Thinking outside the box store in Baltimore County

During this busy campaign season, signs in all shapes and sizes and colors seem to be multiplying exponentially on highways and byways throughout the county. Pretty soon I will be adding my lot to the collection. To some, the signs are a symbol of democracy in action. For others, the signs are ephemeral graffiti. Either way, come November, all of these signs will be taken down by happy winners and not so happy losers.

When the noisy clutter is removed, we will be able to see that a different type of sign has been multiplying and dividing and invading our communities at an alarming rate: “For Lease.” It’s hard to drive more than three blocks in any direction without seeing one of these signs — on buildings large and small, old and new.

This phenomenon is not unique to Baltimore County. The United States has the highest amount of retail space per capita in the world. According to Forbes, there are approximately 24 square feet of shopping space per person in the U.S. (roughly 50 square feet, if small shopping centers and independent retailers are added). In Europe, that number is 2.5 square feet.

With the advent of ecommerce, retail trends are changing at breakneck speed, however: 2007 marked the first time since the 1950s that a new mall wasn't built in the United States. Why go to a mall or a store when your shopping is complete with a few clicks?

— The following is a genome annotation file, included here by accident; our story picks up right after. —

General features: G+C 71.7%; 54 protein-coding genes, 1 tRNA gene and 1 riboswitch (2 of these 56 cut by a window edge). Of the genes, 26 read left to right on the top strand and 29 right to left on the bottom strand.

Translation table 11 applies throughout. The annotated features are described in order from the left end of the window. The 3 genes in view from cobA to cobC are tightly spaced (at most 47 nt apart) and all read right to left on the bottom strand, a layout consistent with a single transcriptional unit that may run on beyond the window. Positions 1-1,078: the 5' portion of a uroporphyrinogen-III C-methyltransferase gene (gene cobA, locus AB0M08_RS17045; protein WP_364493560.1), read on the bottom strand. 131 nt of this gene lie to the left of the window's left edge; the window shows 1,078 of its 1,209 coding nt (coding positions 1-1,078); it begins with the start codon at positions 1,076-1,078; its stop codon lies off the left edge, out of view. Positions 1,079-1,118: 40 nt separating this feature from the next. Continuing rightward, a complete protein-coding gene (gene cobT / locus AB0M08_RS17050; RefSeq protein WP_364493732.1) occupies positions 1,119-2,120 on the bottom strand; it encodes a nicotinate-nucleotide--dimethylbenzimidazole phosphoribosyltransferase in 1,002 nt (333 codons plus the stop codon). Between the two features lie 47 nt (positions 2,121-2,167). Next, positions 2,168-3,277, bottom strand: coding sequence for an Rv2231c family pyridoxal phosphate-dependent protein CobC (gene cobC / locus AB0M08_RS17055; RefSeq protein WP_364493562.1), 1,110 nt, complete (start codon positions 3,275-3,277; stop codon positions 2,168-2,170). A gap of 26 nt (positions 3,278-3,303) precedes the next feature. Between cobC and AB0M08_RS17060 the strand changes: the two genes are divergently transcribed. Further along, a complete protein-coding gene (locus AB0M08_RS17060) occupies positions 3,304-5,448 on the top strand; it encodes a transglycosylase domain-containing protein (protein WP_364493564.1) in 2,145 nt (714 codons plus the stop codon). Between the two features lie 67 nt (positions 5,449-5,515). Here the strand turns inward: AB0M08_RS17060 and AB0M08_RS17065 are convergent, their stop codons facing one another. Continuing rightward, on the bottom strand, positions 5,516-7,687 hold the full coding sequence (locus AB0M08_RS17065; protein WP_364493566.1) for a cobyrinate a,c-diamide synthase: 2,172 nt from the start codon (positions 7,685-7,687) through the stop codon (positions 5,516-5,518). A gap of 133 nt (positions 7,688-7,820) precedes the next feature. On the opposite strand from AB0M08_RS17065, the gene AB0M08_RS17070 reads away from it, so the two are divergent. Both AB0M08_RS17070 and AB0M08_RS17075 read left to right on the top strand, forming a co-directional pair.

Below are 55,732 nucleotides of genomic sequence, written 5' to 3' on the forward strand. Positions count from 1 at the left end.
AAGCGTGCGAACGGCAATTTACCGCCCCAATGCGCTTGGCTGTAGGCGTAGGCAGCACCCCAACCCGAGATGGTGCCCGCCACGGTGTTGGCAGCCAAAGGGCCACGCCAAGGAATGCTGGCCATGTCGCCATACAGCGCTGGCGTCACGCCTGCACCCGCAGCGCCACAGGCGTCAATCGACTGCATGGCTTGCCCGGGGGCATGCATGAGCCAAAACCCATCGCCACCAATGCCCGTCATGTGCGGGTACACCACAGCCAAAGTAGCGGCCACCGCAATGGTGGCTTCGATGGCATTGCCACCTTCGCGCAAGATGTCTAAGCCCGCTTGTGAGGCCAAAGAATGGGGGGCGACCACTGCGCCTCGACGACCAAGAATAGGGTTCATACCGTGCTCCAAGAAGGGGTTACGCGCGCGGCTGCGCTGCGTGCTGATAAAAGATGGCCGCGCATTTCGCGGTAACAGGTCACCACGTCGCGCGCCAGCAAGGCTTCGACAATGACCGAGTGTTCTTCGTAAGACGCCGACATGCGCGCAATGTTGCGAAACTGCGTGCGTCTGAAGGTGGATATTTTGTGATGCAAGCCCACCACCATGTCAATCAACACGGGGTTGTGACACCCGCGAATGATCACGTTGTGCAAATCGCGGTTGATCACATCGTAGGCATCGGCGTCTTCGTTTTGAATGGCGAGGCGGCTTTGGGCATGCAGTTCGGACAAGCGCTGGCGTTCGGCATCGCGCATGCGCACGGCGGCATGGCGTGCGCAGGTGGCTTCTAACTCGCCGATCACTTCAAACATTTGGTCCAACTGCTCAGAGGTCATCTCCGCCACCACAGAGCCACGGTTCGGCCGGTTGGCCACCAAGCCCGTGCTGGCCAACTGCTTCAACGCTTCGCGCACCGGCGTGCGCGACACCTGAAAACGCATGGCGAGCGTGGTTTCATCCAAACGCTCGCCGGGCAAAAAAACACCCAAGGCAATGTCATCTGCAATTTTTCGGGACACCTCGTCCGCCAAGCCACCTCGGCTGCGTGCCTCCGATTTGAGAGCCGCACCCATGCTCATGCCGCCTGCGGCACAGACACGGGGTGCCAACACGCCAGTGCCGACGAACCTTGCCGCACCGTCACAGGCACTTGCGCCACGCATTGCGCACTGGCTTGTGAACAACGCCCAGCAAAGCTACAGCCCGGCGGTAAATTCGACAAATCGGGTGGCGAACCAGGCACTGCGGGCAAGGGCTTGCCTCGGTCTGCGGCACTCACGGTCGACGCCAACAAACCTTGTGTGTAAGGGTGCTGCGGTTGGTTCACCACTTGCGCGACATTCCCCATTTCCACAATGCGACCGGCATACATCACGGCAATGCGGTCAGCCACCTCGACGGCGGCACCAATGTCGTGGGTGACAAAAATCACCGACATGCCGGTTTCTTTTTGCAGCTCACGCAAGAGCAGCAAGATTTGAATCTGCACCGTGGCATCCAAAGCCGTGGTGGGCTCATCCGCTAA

Right now, delivery may typically take a day or two, but Amazon has already launched a 2-hour delivery model for its Whole Foods stores, and experts believe it will not be long until technology upgrades in autonomous vehicles will bring the delivery threshold down to under an hour.

While great for consumers, these changes are forcing large retail chains — such as Toys “R” Us, Macy’s and Best Buy — to close up shop. There are at least 24 major retailers planning closures in 2018. When stores go, jobs go, and taxes go. According to the Brookings Institution, 71 percent of workers in sales and related occupations live in the suburbs, where the high density of strip malls and big box stores make them very vulnerable.

In my district, District 3, which encompasses the northern part of the county, the inventory of vacant buildings seems to be on the rise: two restaurants on Padonia Road, the Cranbrook Shopping Center, the area near the Lutherville Light Rail stop, and all up and down York Rd. Vacant stores are not attractive; they are magnets for crime and drugs, and they lower property values. If the retail apocalypse is upon us, then Baltimore County must stay ahead of this curve by thinking outside of the box store.

We need to backfill these properties with affordable housing solutions for seniors, young families and foster kids aging out of the system; indoor recreational facilities, such as tennis or ice skating rinks, that can generate income for the county; arts and entertainment venues; museums; co-working environments; entrepreneurial incubators; vocational training centers; preschools and community health centers. And we can’t wait, because the signs couldn’t be any clearer. With apologies to “The Graduate” — forget plastics; the future is now in cardboard — cardboard boxes.

Instead of waiting for business to save us through trickle-down economics, Baltimore County must invest in itself. If we build it, then they will come. If we don’t, they will go someplace else. In nature as in life, it’s adapt or die. I choose the former.

Bronwyn Mitchell-Strong is a Candidate for Baltimore County Council in District 3; her email is; Facebook: bstrongdistrict3.

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